I do plan to produce a sort of OK manual, but one has to realize that I've put 5 years of my work into this project, nights and weekends, while raising a family and with all the frustrations up and down about that. I've sweated blood over it. I had to convince my wife that I couldn't join her and the kids some weekends or evenings because I was embroiled in the thicke of a project. I had to convince my wife of the entire paradigm shift of why free software can have more revenue than non-free, and that took me having a startup company with proprietary software, which failed, to sort of prove it to her first. It took a lot to get her to turn around on that. She can be one cranky individual when it comes to cash flow. So if I want to produce two manuals, one sort of OK and then an elaborate one that's nicely bound and a pay item, why would the FSF think that's not my perogative? What if it takes me one year, nights and weekends, to build the elaborate one -- does the FSF want me to just forget about all that time and donate every little bit of my blood to the community?

One may also argue, "Well, you shouldn't have done that. You should have used a community to build it." Well, let me go back to Steve Jobs on that one. He once said something that made a lot of sense to me. He said, "Sometimes you have to build it your way before people realize your vision." And that's what I was faced with. I was faced with trying to forge a new path that others didn't see was necessary, and parts of it even I didn't see until I started to build it. So, yeah, a community is useful on some projects, perhaps even most, but not all of them.

I'm sorry to say this, but really good free software succeeds only when there is some source of revenue behind it. There has to be a revenue source somewhere in there, where it be the option to get the media burned to CD for you (just a very tiny profit), selling a rackmount server with it, selling an elaborate manual, charging for lectures at conferences for it, enhancement bounties, consulting, tech support, customizing it into verticals, delivering training, T-shirts and other logo gifts, hosted website, and so on. All of this -- just not charging for the software downloads and redistribution, and not charging for at least a halfway decent manual.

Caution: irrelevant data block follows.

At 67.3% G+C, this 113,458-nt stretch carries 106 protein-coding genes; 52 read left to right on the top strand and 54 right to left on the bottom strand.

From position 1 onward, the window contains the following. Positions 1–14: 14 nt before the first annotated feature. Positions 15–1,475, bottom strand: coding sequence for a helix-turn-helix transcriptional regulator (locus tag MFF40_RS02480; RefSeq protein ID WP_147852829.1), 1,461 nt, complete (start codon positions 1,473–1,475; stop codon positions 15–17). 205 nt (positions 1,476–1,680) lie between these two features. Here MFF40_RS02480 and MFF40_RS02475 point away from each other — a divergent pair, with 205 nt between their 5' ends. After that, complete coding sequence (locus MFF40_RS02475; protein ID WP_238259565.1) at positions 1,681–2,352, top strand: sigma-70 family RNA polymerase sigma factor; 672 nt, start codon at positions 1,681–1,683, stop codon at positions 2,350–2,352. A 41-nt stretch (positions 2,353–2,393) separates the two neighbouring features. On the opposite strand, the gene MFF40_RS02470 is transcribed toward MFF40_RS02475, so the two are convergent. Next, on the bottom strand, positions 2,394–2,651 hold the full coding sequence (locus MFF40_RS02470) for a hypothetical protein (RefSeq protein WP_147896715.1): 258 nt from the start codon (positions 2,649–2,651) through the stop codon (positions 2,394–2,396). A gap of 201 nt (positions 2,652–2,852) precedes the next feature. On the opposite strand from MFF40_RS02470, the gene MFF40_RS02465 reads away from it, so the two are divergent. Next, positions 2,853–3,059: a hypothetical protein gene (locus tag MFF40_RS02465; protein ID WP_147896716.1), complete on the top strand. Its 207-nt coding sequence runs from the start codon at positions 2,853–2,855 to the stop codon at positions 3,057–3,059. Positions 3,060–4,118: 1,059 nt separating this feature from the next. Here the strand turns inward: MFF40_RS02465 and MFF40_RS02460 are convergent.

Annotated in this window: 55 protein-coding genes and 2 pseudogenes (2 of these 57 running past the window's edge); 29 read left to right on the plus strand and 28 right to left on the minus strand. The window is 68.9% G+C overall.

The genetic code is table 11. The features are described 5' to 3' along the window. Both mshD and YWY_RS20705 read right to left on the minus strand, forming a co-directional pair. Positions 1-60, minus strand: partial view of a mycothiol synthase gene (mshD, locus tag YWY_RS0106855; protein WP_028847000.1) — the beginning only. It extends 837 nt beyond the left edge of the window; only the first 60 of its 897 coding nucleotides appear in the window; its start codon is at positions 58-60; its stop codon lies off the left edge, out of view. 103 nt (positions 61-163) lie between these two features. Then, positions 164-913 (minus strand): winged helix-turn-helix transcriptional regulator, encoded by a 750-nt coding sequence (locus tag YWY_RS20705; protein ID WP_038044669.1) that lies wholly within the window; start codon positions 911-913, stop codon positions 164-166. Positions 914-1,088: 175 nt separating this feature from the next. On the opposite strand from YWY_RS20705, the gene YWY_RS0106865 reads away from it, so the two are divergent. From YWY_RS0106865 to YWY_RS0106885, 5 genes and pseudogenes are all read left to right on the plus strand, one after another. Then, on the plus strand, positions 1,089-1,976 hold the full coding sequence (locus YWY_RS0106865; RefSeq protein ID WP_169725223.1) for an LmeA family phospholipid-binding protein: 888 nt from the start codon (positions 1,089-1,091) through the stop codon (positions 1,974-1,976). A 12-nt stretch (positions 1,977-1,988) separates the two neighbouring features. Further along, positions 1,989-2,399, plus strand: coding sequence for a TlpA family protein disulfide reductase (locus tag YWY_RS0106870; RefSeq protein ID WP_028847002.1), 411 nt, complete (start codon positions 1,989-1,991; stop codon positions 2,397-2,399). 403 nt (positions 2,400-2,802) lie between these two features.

Halfway decent software like Gimp and Inkscape don't succeed because they can't find a sufficient revenue source behind them. If they could, then one would have an option to have an MDI interface in Gimp if they wanted (a large percentage of users do), and Inkscape would have an even more intuitive interface and far less bugs. They are decent software, and darn if I don't use them, but the developer groups behind them have like no incentive to jump on something now because 10,000 people think its a problem in their software or the right thing to do. Instead, they get around to it when they feel like it and have the free time.

This isn't also then to insinuate that free software that has a sufficient revenue model is going to be great software either -- surprisingly that's not true either much of the time. Take for instance SugarCRM. It's a multimillion dollar, profitable company, but what I hear is that the product is a bear to install.